If making a room an off-limits area isn’t an option, secure or remove any hazards. We’ll use the kitchen as an example. Install automatic shut-off switches on the stove and disconnect the garbage disposal. Lock any drawer containing hazardous materials, like the knives or cleaning supplies. You may even consider connecting dangerous appliances to a circuit breaker and shutting them down when you aren’t there to supervise.

If your loved one owns any weapons, like an old hunting rifle, lock or remove them. This can be a tricky subject, but access to guns can be dangerous. Alzheimer’s has been known to turn otherwise peaceful people violent through anger or confusion. The condition can also lead a patient to confuse a caregiver for an intruder. As the disease progresses, there is little reason for your loved one to have access to a gun.

Dementia-sufferers can ingest poisonous or inedible objects thinking they are food.

You should also remove hazardous decorations from the home. This is especially true for any poisonous or inedible plants or food-like objects. Dementia-sufferers can ingest poisonous or inedible objects thinking they are food.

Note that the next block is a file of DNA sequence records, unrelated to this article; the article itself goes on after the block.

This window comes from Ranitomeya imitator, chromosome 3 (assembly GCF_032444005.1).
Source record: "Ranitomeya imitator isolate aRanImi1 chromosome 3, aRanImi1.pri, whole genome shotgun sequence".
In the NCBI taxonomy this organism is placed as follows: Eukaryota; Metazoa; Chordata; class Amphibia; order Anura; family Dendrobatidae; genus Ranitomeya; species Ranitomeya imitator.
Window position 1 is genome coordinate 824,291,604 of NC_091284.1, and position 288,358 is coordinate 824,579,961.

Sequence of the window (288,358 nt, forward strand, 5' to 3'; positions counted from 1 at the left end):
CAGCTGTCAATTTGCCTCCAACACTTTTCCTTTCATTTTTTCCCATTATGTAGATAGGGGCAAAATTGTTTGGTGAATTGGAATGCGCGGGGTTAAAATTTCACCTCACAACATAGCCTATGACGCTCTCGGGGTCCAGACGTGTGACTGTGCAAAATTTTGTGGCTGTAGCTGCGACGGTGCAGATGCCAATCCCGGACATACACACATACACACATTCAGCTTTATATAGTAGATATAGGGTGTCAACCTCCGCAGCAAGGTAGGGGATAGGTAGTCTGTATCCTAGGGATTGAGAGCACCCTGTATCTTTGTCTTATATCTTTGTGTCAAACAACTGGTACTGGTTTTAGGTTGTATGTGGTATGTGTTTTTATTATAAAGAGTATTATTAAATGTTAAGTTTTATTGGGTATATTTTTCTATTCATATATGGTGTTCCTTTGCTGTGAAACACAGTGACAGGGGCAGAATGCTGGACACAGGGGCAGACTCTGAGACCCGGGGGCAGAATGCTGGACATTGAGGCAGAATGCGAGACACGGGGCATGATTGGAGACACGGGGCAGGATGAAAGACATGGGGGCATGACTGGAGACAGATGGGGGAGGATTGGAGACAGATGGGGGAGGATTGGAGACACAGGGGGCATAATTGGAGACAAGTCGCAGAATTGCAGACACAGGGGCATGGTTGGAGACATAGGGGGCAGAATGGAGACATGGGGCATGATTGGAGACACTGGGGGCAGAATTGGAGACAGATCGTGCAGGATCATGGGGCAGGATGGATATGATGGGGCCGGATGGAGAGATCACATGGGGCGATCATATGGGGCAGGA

These are all a part of a larger safety strategy – adapt, don’t teach. This means that if you think something may be dangerous, remove it or adapt to deal with the danger. Don’t try to teach your loved one to avoid it. You can learn more in-home safety tips from the Alzheimer’s Association “Home Safety Checklist.”

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Ultimately, your loved one may eventually need more care than you can give. In the meantime, you can help them maintain their quality of life in their own home, surrounded by family. You can only achieve this, though, if the home is safe and secure for them. With these tips, you can help your loved one enjoy their home for as long as possible.

Further Reading

Daily Caring — Dementia Proof Your Home with this Safety Checklist
Family Caregivers Alliance — Ten Real-Life Strategies for Dementia Caregiving
VeryWell — 12 Things About Dementia People Wish They’d Known Earlier